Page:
Handling rejection as a musician.

If you can’t handle hearing “no” from time to time, you’re probably not going to get very far in the music business.

Any independent artist with any talent is going to be passionate about their music, and that’s a good thing. But rejection is part of the game, and you’ll run into people who don’t appreciate, or simply don’t like, your music.

Rejection

Getting past this is one of the most important elements of succeeding in the music business.

Don’t Let Rejections Bring You Down!

1 – Remember, there’s a very big ocean out there.

There are more music publishers, and more outlets for promoting your music, than ever before. It used to be that if you got rejected by all the Big Name labels, your career was probably finished. But not anymore!

If you find the mainstream labels are rejecting you, look for niche labels who already publish music closer to your existing style.

2 – Take criticisms as a learning opportunity.

All the great musicians spent decades honing their craft, at least aside from those who drank or drugged themselves into an early grave. (A.K.A.: how NOT to handle rejection.) No matter how great you might be now, honestly, you’ll be even better in another few years.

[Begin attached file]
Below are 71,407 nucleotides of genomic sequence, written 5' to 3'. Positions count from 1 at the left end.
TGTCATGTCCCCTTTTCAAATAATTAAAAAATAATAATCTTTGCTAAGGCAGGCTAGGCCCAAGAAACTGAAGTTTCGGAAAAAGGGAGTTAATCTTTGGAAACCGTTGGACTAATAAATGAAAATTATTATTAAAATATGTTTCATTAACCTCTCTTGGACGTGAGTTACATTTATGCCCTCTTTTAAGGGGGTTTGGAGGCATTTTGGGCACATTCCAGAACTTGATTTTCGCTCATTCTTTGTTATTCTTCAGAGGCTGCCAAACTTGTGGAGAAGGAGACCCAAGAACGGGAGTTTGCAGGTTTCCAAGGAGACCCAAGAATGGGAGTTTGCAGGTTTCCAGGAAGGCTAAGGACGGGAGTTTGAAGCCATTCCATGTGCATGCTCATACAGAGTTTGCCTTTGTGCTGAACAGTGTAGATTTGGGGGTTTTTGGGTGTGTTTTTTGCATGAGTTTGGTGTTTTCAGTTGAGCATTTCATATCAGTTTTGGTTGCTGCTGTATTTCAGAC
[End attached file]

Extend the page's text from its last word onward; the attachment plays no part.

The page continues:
When someone says “I can’t publish/promote you for reasons X, Y, and Z,” take a serious look at their explanation. There’s probably good advice in there, especially if it’s coming from someone who’s been in the music business longer than you.

3 – Do more fan outreach.

If you’ve got the fans, but can’t get a publisher to pay attention, encourage the fans to do more. (And, in turn, do more yourself to reward the fans.) Sometimes sheer numbers can make an argument in your favor, if you can show, for example, steadily increasing iTunes sales or T-shirt profits.

Plus, regional fame is another good route to getting noticed by larger publishers and promoters.

So, how do YOU handle rejections?

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